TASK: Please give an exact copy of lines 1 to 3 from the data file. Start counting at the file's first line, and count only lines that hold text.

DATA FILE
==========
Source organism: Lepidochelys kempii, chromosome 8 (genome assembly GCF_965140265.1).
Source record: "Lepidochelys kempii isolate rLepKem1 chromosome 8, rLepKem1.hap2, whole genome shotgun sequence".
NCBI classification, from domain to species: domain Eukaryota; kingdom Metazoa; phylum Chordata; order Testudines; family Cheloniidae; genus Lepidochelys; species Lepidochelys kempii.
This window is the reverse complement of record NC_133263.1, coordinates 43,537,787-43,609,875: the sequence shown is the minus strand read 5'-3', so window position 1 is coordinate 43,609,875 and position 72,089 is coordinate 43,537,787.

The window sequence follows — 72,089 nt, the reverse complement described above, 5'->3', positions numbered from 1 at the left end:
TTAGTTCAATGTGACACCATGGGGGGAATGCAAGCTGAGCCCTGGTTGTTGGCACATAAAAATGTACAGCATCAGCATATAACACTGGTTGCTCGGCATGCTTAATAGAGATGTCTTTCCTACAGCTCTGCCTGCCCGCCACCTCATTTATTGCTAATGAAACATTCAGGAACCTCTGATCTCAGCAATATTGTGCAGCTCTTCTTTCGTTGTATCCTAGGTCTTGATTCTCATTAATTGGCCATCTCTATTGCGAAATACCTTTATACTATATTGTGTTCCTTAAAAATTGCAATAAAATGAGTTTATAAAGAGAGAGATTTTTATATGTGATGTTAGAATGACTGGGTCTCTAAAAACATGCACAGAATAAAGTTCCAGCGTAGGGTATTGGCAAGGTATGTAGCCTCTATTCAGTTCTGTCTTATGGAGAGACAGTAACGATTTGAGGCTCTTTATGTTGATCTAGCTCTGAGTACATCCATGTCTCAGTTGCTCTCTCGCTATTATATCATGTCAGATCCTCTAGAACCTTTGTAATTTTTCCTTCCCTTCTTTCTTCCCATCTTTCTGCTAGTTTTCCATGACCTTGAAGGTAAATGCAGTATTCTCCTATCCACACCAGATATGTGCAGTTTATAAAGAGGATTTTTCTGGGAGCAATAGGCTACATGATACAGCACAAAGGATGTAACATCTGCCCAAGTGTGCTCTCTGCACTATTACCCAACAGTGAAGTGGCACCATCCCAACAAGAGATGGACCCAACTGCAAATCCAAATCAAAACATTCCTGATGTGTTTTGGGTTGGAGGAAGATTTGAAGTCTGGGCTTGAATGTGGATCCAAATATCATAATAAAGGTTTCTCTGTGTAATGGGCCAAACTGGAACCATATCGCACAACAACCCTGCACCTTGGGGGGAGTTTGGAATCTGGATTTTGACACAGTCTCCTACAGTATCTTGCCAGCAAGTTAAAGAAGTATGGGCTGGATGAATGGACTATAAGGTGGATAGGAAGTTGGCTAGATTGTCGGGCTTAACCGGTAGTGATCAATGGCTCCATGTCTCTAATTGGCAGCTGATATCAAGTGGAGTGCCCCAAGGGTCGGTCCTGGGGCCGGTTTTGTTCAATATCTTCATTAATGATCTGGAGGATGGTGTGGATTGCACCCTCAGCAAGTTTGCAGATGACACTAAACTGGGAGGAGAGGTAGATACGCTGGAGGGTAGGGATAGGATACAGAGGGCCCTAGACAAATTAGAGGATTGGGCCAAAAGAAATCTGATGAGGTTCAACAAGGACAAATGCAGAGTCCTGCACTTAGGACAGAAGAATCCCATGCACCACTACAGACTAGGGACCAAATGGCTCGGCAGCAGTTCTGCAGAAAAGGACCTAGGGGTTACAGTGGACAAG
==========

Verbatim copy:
Source organism: Lepidochelys kempii, chromosome 8 (genome assembly GCF_965140265.1).
Source record: "Lepidochelys kempii isolate rLepKem1 chromosome 8, rLepKem1.hap2, whole genome shotgun sequence".
NCBI classification, from domain to species: domain Eukaryota; kingdom Metazoa; phylum Chordata; order Testudines; family Cheloniidae; genus Lepidochelys; species Lepidochelys kempii.